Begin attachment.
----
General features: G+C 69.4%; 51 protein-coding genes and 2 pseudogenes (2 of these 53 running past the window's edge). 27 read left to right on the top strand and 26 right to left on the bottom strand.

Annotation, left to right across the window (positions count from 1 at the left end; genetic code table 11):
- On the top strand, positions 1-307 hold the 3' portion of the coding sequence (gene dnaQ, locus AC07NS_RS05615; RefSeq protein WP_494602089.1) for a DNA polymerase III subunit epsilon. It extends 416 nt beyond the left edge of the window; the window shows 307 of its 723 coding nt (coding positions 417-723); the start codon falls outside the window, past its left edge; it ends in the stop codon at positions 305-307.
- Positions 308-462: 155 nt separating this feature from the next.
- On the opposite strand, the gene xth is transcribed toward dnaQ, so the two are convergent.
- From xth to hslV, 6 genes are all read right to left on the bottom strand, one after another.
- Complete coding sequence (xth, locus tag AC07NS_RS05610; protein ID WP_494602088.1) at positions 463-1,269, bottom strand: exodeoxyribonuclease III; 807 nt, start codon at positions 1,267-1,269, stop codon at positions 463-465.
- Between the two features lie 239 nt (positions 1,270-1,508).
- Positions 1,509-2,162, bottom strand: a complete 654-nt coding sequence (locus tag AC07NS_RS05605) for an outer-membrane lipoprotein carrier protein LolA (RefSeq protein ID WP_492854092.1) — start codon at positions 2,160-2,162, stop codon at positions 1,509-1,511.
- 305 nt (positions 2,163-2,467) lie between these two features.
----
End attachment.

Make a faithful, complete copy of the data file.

General features: G+C 69.4%; 51 protein-coding genes and 2 pseudogenes (2 of these 53 running past the window's edge). 27 read left to right on the top strand and 26 right to left on the bottom strand.

Annotation, left to right across the window (positions count from 1 at the left end; genetic code table 11):
- On the top strand, positions 1-307 hold the 3' portion of the coding sequence (gene dnaQ, locus AC07NS_RS05615; RefSeq protein WP_494602089.1) for a DNA polymerase III subunit epsilon. It extends 416 nt beyond the left edge of the window; the window shows 307 of its 723 coding nt (coding positions 417-723); the start codon falls outside the window, past its left edge; it ends in the stop codon at positions 305-307.
- Positions 308-462: 155 nt separating this feature from the next.
- On the opposite strand, the gene xth is transcribed toward dnaQ, so the two are convergent.
- From xth to hslV, 6 genes are all read right to left on the bottom strand, one after another.
- Complete coding sequence (xth, locus tag AC07NS_RS05610; protein ID WP_494602088.1) at positions 463-1,269, bottom strand: exodeoxyribonuclease III; 807 nt, start codon at positions 1,267-1,269, stop codon at positions 463-465.
- Between the two features lie 239 nt (positions 1,270-1,508).
- Positions 1,509-2,162, bottom strand: a complete 654-nt coding sequence (locus tag AC07NS_RS05605) for an outer-membrane lipoprotein carrier protein LolA (RefSeq protein ID WP_492854092.1) — start codon at positions 2,160-2,162, stop codon at positions 1,509-1,511.
- 305 nt (positions 2,163-2,467) lie between these two features.